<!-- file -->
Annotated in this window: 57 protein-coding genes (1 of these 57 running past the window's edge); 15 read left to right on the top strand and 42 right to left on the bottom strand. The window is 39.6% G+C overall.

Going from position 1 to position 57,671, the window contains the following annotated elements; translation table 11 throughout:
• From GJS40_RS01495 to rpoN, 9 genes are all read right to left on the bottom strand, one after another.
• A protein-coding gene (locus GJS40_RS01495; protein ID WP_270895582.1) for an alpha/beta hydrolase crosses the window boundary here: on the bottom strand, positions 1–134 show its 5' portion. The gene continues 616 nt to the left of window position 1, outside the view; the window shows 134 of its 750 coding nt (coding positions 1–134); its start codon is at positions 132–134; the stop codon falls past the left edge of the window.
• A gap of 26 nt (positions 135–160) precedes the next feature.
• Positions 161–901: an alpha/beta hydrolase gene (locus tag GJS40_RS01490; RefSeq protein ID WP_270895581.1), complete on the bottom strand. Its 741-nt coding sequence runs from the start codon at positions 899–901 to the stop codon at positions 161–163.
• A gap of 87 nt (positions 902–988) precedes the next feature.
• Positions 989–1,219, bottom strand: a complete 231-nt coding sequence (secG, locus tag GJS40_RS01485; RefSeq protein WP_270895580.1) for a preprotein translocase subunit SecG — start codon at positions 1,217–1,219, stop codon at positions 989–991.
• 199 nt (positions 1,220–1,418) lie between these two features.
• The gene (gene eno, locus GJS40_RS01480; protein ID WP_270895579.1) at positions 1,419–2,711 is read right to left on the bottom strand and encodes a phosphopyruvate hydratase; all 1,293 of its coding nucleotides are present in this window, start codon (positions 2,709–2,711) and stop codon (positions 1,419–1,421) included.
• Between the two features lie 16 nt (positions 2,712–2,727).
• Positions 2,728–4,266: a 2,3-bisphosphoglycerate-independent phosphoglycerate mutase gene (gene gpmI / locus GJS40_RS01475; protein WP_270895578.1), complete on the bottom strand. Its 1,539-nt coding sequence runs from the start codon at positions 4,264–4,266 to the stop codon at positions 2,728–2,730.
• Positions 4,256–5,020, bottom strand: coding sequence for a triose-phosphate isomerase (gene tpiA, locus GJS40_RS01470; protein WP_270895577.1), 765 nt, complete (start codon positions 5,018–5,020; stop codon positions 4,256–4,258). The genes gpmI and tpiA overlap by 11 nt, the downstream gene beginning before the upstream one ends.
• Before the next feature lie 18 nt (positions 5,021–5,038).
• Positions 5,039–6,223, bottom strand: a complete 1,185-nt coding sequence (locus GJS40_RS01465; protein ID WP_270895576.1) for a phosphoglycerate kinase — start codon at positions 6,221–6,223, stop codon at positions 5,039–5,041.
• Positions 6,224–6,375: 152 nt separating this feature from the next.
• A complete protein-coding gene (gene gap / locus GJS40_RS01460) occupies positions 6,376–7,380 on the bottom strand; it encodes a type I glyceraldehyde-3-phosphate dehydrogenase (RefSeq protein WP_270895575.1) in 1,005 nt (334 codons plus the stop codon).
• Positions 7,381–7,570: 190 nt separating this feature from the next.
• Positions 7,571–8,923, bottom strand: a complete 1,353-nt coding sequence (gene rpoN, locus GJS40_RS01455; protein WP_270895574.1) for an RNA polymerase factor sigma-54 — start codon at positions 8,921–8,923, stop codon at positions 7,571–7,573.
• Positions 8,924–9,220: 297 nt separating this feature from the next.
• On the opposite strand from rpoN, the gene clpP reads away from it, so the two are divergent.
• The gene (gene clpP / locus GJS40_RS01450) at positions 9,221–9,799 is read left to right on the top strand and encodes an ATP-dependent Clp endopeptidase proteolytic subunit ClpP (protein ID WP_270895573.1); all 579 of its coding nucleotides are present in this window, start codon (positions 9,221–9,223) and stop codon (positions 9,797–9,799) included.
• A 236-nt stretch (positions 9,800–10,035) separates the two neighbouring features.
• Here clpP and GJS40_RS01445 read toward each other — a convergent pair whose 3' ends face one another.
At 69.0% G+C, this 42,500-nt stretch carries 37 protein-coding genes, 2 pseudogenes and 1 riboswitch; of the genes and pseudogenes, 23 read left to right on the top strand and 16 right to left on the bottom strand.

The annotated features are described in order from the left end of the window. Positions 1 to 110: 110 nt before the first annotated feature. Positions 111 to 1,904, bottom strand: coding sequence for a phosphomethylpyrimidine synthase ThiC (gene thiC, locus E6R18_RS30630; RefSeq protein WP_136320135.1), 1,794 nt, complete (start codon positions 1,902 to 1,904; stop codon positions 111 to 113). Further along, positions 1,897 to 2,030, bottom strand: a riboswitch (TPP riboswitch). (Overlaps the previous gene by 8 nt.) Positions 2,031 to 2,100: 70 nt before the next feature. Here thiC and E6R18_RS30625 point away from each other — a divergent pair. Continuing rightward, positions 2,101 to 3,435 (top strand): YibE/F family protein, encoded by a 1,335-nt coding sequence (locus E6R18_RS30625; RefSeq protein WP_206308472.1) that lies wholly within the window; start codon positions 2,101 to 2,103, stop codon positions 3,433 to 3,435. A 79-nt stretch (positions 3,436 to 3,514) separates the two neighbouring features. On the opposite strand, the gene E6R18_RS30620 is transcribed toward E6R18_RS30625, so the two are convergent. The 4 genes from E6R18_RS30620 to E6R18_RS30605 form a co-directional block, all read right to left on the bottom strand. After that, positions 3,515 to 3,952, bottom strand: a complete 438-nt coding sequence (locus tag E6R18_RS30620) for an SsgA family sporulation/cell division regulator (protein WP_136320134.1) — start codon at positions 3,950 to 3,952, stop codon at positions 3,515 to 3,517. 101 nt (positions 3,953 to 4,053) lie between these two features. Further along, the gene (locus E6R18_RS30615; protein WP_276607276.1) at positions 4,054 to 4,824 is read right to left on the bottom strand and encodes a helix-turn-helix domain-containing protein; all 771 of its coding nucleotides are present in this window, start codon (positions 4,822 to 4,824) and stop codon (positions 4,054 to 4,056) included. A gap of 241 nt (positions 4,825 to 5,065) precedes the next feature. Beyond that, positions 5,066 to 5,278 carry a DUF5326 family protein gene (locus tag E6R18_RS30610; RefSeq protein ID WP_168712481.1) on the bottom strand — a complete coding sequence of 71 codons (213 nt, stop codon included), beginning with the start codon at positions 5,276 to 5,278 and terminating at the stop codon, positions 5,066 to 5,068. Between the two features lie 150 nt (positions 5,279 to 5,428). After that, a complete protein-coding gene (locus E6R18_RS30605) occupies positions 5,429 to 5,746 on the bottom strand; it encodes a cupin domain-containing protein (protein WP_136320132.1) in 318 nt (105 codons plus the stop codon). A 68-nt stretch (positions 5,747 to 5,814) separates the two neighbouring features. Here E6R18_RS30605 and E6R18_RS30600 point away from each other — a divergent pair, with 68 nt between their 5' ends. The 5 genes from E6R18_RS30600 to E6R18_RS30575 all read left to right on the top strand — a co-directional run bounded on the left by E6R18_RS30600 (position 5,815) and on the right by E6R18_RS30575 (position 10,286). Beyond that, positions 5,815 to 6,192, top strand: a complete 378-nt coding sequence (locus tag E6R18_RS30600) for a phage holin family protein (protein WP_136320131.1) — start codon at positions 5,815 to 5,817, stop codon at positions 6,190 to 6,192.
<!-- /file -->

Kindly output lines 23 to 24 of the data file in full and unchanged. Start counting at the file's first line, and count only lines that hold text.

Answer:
• A 236-nt stretch (positions 9,800–10,035) separates the two neighbouring features.
• Here clpP and GJS40_RS01445 read toward each other — a convergent pair whose 3' ends face one another.